Boating Safety Basics Update
This summer, the topic of boating safety is once again on the radar. In fact, you might be surprised to learn that more people die every year in boating accidents than in trains or buses.
According to the U.S. Coast Guard, in 2008, there were 4,789 accidents that involved 709 deaths and 3,331 injuries. Due to the volume year-round boating, the highest number of casualties in took place in Florida, California and Texas.
Here are some basic facts on boating safety and what you can do to protect yourself this holiday weekend.
PERSONAL FLOTATION DEVICES
Even scarier, more than two-thirds of all fatal boating accident victims drowned, and of those, 90 percent were not wearing a life jacket.
“People need to know that there are truly wearable lifejackets out there,” explains Virgil Chambers, executive director of the National Safe Boating Council. “The new lifejackets are more like belt packs or over the shoulder life packs. I can identify with the fact that the old orange lifejackets are cumbersome … they’re hot, they’re geeky.”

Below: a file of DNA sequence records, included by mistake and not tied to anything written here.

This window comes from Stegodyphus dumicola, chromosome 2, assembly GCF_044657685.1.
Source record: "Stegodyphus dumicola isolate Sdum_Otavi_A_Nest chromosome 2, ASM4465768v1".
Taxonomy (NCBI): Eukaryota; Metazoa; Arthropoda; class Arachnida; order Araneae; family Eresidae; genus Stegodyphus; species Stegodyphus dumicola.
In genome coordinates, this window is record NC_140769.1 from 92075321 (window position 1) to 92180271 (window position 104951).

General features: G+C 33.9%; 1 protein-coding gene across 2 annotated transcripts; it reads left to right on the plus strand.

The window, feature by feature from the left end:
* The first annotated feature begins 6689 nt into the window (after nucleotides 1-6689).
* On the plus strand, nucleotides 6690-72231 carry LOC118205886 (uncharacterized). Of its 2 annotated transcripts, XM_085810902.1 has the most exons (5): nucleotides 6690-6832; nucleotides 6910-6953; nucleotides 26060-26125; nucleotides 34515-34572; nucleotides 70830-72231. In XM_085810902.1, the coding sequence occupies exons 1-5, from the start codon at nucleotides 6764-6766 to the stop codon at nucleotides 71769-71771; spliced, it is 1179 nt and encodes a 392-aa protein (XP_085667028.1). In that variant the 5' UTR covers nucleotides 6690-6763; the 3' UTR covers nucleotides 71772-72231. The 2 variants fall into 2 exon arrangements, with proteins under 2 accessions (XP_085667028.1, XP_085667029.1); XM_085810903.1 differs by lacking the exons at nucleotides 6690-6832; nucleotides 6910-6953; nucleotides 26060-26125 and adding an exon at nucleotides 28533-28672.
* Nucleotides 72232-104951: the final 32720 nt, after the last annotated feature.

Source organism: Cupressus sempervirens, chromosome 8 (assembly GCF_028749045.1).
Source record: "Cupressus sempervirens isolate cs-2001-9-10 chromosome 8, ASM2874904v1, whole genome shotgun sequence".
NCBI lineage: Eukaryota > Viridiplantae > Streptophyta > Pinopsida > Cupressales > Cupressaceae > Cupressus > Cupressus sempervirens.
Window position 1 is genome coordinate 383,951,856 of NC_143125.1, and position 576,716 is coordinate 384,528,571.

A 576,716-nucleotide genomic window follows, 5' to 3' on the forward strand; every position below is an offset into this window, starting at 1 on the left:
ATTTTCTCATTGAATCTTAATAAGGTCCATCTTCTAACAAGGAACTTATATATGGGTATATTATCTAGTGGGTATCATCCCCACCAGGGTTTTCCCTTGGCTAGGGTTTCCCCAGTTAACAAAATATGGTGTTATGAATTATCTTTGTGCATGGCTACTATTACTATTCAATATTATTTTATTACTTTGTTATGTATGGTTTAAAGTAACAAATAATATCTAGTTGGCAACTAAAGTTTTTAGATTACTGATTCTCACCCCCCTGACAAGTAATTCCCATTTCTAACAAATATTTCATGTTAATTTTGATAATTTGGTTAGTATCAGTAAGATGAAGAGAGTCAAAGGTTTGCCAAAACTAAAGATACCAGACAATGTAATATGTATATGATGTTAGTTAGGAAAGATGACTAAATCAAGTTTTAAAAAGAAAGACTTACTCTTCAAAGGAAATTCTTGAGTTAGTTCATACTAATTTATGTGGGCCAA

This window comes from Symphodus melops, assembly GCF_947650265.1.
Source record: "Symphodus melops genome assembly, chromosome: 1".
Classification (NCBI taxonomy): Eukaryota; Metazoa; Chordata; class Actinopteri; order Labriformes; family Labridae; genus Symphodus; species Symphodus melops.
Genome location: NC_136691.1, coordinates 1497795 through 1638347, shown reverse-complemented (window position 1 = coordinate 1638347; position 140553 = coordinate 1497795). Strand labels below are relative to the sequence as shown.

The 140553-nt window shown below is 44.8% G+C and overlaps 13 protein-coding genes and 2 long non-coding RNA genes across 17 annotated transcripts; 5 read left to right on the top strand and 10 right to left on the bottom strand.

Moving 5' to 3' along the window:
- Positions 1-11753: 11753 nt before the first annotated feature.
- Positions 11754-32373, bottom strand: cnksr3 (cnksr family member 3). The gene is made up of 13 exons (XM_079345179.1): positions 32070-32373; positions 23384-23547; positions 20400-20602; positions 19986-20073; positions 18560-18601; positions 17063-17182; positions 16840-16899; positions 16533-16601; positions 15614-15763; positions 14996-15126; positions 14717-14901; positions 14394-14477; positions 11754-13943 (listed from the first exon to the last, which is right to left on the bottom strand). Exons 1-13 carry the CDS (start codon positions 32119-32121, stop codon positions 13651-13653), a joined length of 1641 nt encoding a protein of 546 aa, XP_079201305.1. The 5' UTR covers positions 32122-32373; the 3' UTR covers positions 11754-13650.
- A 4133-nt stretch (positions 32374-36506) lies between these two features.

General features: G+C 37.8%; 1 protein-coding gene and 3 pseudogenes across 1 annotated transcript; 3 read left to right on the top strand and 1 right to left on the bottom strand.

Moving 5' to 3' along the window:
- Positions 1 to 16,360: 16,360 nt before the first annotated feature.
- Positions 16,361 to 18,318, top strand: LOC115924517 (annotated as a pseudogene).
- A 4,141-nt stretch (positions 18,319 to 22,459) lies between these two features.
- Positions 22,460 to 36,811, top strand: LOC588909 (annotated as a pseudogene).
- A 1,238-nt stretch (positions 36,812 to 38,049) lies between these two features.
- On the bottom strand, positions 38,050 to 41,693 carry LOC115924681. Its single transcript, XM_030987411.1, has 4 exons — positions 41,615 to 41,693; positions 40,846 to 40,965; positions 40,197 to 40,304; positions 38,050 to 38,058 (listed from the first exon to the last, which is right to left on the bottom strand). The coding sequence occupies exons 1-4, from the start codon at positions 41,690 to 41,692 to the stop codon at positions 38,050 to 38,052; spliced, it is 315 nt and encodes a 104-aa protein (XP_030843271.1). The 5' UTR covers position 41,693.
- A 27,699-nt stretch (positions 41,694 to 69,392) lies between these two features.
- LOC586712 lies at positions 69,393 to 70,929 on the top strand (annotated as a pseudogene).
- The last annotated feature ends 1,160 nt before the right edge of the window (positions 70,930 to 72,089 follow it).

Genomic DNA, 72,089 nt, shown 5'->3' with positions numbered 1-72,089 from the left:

You can see the inflatable belt pack in the photo at left … see the little bag around the guy’s hip? That’s it.
The jacket is rolled up inside the bag, and boaters can simply slip it over the head and pull a tab to inflate it. It’s that simple.
For more information on personal flotation devices, visit the Coast Guard’s Web site at USCG Boating.
You can learn about the National Safe Boating Council’s “Wear It” campaign at Safe Boating Council.org.
EQUIPMENT ON BOARD
Besides life jackets, there are several other items that you should keep on board to ensure your safety. Petty Officer Dana Warr, spokesperson for the U.S. Coast Guard explains what equipment you should have on board with you:
Electronic Position Indicating Radio Beacon (EPIRB)
These come in two different forms: One is permanently fixed to your vessel, so that as the vessel sinks, the pressure is designed to deploy when four feet underwater. The beacon gives off a satellite signal, which notifies the Coast Guard of the vessel’s exact GPS location, the owner, type of vessel, length and registration address. These devices can cost between $200 and $1,500. If you’re operating in rivers, small lakes or bays, you probably don’t need this. Boating in the Great Lakes or the ocean? A necessity.